4. Proceeding next to the other head of the plaintiff's claim, the evidence clearly establishes that under the decree in O.S. No. 105 of 1923 the plaintiff did pay the creditor whom, according to Ex. B defendant 1 had undertaken to pay. Both under the general law, see Veerappa Chetty v. Arunachellam Chetty 1924 47 MLJ 168, and under the terms of Ex. B the plaintiff will undoubtedly be entitled to indemnity from defendant 1 in the circumstances. A question has been raised whether in the absence of a document signed by defendant 1 a charge could be held to have been created in the plaintiff's favour for the amount which the plaintiff may be entitled to under this head. That the parties intended to create a charge and that defendant 1 throughout acted on that footing can admit of no doubt. Ex. B recites that defendant 1 agreed to the charge and Ex. A in terms refers to the release deed, Ex. B. Under Section 9, T.P. Act, all transactions which are not required by any express provision of law [to be in writing can be entered into orally and there is no specific provision of law enacting that a charge can be created only by a document: of Imperial Bank of India v. Bengal National Bank Ltd. 1931 58 Cal 136 at p. 145, Bibhuti Bhusen Ghose v. Baikhuntha Nath Mondal (1935) 62 CLJ 55 and Mulla's Transfer of Property Act, Edn. 2, at p. 548. It is true that if the charge is created by a document, such document must be registered where the charge is for a sum in excess of Rs. 100. No difficulty on the score of registration arises in this case, because if Ex. B is to be held to be a document creating a charge, Ex. B has been registered. Reference may in this connexion be made to the decision of a Full Bench of this Court in Syed Ajam Sahib v. Ananthanarayana Iyer (1912) 35 Mad 95, where dealing with the creation of a lease, this Court held that a document executed by the lessee may constitute a lease when once it is accepted by the lessor. For the same reason, it might well be held that even if a document were necessary for the creation of a charge, Ex. B, when once it has been accepted by defendant 1, could suffice for the purpose. There is no provision of law which insists that such a document, if necessary, must also be signed by the person creating the charge. (See observations in Norton on Deeds, p. 26.)
5. Reliance was placed on behalf of the appellant on certain observations in Somasundaratn v. Nachiappa 1925 Rang 55, and. Makbul Ali v. Ali Ahmad (1913) 40 Cal 514. They really do not bear upon the question now before us. In the Rangoon case, a Court ordered security to be furnished as a condition precedent to grant of stay. But the decree-holder was content with an attachment that he had obtained and did not insist upon security being given. 'The learned Judges in those circumstances rightly held that no security apart from the attachment had been created. The headnote is somewhat misleading because it does not exactly reproduce any sentence in the judgment. The learned Judges no doubt refer to the form of documents prescribed by the Civil P.C. in respect of a security in favour of the Court. That is explained by the fact that they were dealing with a security intended to be given in favour of the Court which must presumably have been in accordance with the forms given in the appendix to the Civil P.C. In the case in. Makbul Ali v. Ali Ahmad (1913) 40 Cal 514, the question arose with reference to rent that a usufructuary mortgagee who had leased back the mortgaged property to the mortgagor himself claimed. The learned Judges held that rent as such could not be held to be a charge on the land and as the lease deed did not provide that the rent shall be a charge on the land the mortgagee could not claim the benefit of the security for the rent in the absence of a clear provision to that effect. Here again we see no justification for taking one or two observations in the judgment out of their context and reading them as upsetting what has been laid down or assumed in several decisions that a charge can be orally created.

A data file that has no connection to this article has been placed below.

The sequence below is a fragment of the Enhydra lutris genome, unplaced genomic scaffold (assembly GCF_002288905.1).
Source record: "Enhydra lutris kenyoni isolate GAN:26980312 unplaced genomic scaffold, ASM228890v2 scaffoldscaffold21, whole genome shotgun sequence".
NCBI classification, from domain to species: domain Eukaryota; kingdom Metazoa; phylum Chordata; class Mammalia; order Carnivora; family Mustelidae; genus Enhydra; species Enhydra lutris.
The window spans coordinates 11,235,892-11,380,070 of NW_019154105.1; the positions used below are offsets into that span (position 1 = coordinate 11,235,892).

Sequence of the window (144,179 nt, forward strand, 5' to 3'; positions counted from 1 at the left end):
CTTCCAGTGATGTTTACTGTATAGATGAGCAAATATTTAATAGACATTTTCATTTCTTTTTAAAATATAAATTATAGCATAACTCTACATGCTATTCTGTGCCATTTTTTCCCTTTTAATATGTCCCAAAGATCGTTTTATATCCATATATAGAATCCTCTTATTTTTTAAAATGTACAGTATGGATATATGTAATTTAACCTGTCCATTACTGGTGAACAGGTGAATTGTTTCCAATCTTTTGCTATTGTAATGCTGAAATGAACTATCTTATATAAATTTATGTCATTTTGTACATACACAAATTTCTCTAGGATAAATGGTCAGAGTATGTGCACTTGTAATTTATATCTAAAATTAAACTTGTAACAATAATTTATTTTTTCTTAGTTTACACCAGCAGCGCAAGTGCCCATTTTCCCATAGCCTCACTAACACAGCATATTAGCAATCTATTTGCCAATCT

6. Where the charge is oral the question of notice may assume importance, where it is sought to enforce it against a transferee of the property. But no authority has been brought to our notice which decides that a charge cannot be created except by a document in writing signed by the debtor. It was lastly contended that as the claim under the second head is one for contribution, the plaintiff who admits having collected other debts due to the partnership than those assigned by him under Ex. B, should not be permitted to claim contribution except on the taking of accounts of all the collections and disbursements made by him. This is a question of fact and cannot be permitted to be raised now for the first time. No such point was raised before the first Court nor even in the grounds of appeal. The statement appearing in the plaintiff's cross-examination was elicited incidentally in the course of an attempt to show that Ex. B had not been acted upon and not in the support of any defence of the kind now suggested. We have however examined the evidence to see whether there is any basis for this contention. In re-examination, the plaintiff states that he has paid Rs. 4,000 odd for debts which should in the ordinary course have been discharged by defendant 1. Taking this statement along with the one in the cross-examination which is now relied on by the appellants, we see no justification for allowing this plea to be raised at this stage. The appeal therefore fails and is dismissed with costs.
7. The memorandum of objections claims that the appellants should be directed personally to pay the costs of the plaintiff. The appellants are minors and we are not satisfied that the circumstances justify a departure from the usual course adopted in such circumstances. The memorandum of objections is therefore dismissed.